In the bag.

What a beautiful sight!

The medallion is now finished! Nearly 19 months after the first sketch was drawn, we can finally see the magnificent results – and it will only look better when it is bound in silver and placed in the guitar.

From concept to execution, this was an incredibly difficult inlay to create. The level of skill required to make it a reality is scarcely fathomable. Just deciding on the materials to use was an agonizingly long process, but it has paid off. Eventually I hope to provide a complete list of build materials and their origins, but here’s a partial list of the more prominent objects, to the best of my knowledge:

• stars and musical notes – sterling silver
• grass – reconstituted Malachite
• path (or is it water?) – Tahitian Black Mother of Pearl
• tree – Lacewood
• skeleton – Mother of Pearl
• shirt – reconstituted Lapis Lazuli
• shirt buttons – 18k gold
• moon – Agoya
• headphone band – Vietnamese Bronze Mother of Pearl
• chair – Spalted Yellow Pashaco

Uniquely, this is the very first time Alembic has ever used Spalted Yellow Pashaco on any of their instruments. With over 100,000 tree species, I guess it’s not that surprising – but still, it’s nice to see them always looking to something new for inspiration! The grain of the chair is from the wood itself and not something painted on (actually there is nothing painted on the medallion at all – everything is the natural texture and coloration of the materials used), and it just works perfectly.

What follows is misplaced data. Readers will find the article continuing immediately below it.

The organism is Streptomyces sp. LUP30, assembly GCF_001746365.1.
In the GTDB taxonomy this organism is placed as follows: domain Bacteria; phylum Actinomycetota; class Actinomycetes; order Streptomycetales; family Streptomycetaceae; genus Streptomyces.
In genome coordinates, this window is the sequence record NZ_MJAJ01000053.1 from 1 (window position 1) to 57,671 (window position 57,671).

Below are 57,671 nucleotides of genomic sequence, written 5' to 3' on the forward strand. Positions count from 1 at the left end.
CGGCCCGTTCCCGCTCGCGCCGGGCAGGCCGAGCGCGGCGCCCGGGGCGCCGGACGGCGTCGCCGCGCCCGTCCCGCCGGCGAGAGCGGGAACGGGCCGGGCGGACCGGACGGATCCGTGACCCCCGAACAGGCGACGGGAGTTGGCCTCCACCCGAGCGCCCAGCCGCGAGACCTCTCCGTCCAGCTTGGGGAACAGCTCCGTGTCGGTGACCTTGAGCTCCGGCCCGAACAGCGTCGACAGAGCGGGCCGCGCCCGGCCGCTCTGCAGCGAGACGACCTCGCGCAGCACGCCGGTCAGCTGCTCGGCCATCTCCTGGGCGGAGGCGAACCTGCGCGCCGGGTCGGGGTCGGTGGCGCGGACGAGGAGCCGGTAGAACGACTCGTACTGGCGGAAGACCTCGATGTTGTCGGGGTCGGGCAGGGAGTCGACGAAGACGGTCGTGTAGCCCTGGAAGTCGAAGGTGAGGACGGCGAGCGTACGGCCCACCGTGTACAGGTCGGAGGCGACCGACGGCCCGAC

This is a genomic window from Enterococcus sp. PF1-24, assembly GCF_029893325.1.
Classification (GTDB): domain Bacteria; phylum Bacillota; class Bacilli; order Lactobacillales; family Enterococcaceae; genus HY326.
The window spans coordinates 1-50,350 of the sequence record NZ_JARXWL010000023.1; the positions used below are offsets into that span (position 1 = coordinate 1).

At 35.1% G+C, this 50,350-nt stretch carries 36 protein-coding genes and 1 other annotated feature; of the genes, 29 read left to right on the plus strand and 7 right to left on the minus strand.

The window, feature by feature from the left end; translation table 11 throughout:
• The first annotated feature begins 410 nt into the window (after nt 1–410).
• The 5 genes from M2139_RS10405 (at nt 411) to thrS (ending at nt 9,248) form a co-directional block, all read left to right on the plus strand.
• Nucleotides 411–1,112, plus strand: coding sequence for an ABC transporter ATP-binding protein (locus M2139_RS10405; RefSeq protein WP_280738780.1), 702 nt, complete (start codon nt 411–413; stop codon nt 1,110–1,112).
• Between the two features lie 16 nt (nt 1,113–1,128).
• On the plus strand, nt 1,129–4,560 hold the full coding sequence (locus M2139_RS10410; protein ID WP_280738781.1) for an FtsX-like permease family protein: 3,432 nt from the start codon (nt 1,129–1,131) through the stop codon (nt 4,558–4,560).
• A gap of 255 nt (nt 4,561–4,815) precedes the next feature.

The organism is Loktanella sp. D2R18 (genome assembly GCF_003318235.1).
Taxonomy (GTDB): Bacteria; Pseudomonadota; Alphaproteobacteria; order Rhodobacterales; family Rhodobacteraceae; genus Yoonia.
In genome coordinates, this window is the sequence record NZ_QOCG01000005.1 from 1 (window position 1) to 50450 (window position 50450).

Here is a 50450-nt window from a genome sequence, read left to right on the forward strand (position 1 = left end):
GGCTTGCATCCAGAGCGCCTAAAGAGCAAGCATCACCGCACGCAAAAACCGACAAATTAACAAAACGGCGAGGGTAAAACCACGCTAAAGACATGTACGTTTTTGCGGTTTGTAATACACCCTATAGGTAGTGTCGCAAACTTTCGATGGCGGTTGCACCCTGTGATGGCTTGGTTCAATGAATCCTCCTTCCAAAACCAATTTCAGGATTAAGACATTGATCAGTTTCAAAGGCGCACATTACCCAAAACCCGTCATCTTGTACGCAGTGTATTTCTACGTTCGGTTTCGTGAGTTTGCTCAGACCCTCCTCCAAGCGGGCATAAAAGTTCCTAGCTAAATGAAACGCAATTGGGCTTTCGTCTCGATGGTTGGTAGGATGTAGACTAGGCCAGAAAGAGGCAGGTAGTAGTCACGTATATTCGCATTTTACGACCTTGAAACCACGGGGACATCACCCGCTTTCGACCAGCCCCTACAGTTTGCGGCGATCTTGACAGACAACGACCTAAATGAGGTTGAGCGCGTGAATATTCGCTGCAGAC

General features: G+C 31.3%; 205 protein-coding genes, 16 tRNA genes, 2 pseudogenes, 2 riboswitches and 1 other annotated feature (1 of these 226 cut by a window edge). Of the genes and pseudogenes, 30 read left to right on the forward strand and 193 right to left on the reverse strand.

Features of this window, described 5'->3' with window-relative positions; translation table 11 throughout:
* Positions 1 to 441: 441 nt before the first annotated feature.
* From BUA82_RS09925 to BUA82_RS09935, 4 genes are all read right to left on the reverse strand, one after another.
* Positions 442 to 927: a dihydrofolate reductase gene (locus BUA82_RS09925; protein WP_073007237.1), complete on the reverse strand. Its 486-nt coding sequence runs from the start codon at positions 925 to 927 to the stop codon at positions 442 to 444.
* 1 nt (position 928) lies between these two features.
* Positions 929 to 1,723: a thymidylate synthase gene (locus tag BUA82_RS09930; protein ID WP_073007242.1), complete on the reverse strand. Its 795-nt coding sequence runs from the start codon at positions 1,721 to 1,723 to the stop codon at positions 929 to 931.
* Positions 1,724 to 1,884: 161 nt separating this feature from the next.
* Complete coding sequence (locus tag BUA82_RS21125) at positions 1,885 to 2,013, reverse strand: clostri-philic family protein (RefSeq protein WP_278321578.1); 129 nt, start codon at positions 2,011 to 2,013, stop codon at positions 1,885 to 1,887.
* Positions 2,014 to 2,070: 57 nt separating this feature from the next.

We are inching ever closer to the day when Jack’s inlay is placed in the guitar.

Stars aligning.

Here is a fantastic picture of the near-complete medallion. All the major components are now safely in the “background” disc. The black globs are drops of optically clear epoxy, used here to secure many of the sterling silver stars.

Once the remaining stars are glued into place (you can see where their positions have been drilled through the Ebony), the entire medallion will be sanded and ready for the next step, where it will be attached to a backing and encircled in a ring of sterling silver. This ring will help differentiate the border between the medallion and the top wood of the guitar. Once all this occurs, the entire piece can be inlaid into the body of the guitar. The only element that is not represented here is the smoke from the pipe, which we have chosen to eliminate.

It is amazing to see this come together, after such a long planning process!